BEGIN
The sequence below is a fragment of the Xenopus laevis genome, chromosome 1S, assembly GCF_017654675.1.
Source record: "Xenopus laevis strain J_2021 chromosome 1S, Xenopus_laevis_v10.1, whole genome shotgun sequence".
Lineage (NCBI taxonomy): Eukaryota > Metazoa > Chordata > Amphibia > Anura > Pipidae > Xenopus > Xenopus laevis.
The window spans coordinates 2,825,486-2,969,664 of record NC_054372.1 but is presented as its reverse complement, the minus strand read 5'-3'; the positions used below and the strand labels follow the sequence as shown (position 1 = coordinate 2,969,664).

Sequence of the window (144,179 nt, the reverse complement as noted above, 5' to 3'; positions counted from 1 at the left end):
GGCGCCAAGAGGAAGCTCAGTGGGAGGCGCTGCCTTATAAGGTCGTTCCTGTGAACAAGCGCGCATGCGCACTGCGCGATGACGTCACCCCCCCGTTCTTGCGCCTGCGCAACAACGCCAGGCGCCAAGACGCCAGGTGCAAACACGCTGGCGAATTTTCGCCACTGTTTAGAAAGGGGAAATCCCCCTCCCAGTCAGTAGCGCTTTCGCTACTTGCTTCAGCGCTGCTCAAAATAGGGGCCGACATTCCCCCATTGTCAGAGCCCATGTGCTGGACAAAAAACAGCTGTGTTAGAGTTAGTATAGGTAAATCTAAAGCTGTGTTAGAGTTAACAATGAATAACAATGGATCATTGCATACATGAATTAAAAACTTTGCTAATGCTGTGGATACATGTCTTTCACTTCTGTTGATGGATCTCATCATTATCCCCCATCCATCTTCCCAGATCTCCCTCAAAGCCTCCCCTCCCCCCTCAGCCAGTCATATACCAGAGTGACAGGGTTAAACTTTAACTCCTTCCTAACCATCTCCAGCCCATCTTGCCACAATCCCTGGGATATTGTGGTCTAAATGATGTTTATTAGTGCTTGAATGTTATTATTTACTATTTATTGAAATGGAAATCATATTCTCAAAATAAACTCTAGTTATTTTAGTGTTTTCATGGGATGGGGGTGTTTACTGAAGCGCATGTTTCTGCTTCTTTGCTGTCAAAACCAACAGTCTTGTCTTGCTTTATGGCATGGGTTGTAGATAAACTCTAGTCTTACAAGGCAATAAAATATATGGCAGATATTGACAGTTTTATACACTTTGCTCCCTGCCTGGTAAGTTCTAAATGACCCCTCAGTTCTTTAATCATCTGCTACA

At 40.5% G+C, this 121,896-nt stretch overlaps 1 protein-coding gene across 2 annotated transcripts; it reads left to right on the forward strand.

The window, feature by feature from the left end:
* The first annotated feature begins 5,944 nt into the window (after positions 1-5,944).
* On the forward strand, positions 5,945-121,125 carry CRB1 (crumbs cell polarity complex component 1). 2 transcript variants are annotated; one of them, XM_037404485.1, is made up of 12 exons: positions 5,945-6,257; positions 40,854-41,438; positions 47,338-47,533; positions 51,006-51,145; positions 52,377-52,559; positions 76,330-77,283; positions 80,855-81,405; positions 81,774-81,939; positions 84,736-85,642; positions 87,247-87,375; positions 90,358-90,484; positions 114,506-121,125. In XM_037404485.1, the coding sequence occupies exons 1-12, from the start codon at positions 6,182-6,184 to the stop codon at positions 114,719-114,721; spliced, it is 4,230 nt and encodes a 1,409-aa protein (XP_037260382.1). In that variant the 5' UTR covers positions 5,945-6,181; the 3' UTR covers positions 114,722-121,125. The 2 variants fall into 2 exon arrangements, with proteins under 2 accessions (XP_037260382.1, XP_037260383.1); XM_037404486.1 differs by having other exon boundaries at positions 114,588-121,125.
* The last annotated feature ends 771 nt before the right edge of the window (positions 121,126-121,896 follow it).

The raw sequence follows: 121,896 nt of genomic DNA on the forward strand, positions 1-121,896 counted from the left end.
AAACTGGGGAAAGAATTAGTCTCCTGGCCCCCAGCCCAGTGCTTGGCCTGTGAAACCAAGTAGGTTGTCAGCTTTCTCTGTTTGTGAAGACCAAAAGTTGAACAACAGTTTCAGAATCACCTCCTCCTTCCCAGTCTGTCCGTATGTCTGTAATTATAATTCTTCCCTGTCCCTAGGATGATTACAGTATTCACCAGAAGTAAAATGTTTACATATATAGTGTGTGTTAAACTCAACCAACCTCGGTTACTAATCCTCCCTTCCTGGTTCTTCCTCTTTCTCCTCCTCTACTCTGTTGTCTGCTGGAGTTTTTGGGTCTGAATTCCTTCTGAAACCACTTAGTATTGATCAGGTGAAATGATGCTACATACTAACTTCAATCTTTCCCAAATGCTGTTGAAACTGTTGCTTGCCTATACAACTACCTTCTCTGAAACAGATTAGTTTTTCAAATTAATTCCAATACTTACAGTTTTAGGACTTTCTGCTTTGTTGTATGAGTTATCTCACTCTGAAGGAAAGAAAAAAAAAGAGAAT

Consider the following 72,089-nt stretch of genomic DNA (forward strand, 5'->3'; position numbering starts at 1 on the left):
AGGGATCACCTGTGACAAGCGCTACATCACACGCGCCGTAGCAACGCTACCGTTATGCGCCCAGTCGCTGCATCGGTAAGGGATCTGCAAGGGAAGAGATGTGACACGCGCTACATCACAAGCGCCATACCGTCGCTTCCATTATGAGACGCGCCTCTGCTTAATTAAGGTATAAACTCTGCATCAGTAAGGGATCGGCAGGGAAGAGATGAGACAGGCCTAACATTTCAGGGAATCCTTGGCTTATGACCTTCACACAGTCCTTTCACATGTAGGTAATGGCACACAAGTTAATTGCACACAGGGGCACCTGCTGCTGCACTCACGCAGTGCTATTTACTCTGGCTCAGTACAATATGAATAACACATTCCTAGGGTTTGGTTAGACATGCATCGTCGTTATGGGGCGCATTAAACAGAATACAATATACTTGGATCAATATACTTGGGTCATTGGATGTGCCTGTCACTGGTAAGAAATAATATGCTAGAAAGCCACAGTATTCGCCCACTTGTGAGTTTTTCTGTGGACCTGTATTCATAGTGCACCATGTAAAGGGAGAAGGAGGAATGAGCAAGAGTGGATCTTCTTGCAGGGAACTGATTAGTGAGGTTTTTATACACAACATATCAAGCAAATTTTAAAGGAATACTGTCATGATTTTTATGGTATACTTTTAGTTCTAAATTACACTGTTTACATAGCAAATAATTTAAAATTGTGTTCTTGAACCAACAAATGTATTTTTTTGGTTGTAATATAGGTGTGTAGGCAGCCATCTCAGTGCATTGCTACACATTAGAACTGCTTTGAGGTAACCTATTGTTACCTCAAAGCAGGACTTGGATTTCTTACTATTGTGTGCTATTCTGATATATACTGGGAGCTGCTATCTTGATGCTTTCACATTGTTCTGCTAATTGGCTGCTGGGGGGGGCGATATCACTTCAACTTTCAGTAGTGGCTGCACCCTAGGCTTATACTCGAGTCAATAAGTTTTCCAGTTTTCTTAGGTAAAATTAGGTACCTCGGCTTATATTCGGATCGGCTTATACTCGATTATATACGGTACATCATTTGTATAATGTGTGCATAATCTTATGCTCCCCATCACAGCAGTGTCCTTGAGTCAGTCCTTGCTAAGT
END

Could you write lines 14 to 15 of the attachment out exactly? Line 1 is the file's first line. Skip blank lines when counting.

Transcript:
Consider the following 72,089-nt stretch of genomic DNA (forward strand, 5'->3'; position numbering starts at 1 on the left):
AGGGATCACCTGTGACAAGCGCTACATCACACGCGCCGTAGCAACGCTACCGTTATGCGCCCAGTCGCTGCATCGGTAAGGGATCTGCAAGGGAAGAGATGTGACACGCGCTACATCACAAGCGCCATACCGTCGCTTCCATTATGAGACGCGCCTCTGCTTAATTAAGGTATAAACTCTGCATCAGTAAGGGATCGGCAGGGAAGAGATGAGACAGGCCTAACATTTCAGGGAATCCTTGGCTTATGACCTTCACACAGTCCTTTCACATGTAGGTAATGGCACACAAGTTAATTGCACACAGGGGCACCTGCTGCTGCACTCACGCAGTGCTATTTACTCTGGCTCAGTACAATATGAATAACACATTCCTAGGGTTTGGTTAGACATGCATCGTCGTTATGGGGCGCATTAAACAGAATACAATATACTTGGATCAATATACTTGGGTCATTGGATGTGCCTGTCACTGGTAAGAAATAATATGCTAGAAAGCCACAGTATTCGCCCACTTGTGAGTTTTTCTGTGGACCTGTATTCATAGTGCACCATGTAAAGGGAGAAGGAGGAATGAGCAAGAGTGGATCTTCTTGCAGGGAACTGATTAGTGAGGTTTTTATACACAACATATCAAGCAAATTTTAAAGGAATACTGTCATGATTTTTATGGTATACTTTTAGTTCTAAATTACACTGTTTACATAGCAAATAATTTAAAATTGTGTTCTTGAACCAACAAATGTATTTTTTTGGTTGTAATATAGGTGTGTAGGCAGCCATCTCAGTGCATTGCTACACATTAGAACTGCTTTGAGGTAACCTATTGTTACCTCAAAGCAGGACTTGGATTTCTTACTATTGTGTGCTATTCTGATATATACTGGGAGCTGCTATCTTGATGCTTTCACATTGTTCTGCTAATTGGCTGCTGGGGGGGGCGATATCACTTCAACTTTCAGTAGTGGCTGCACCCTAGGCTTATACTCGAGTCAATAAGTTTTCCAGTTTTCTTAGGTAAAATTAGGTACCTCGGCTTATATTCGGATCGGCTTATACTCGATTATATACGGTACATCATTTGTATAATGTGTGCATAATCTTATGCTCCCCATCACAGCAGTGTCCTTGAGTCAGTCCTTGCTAAGT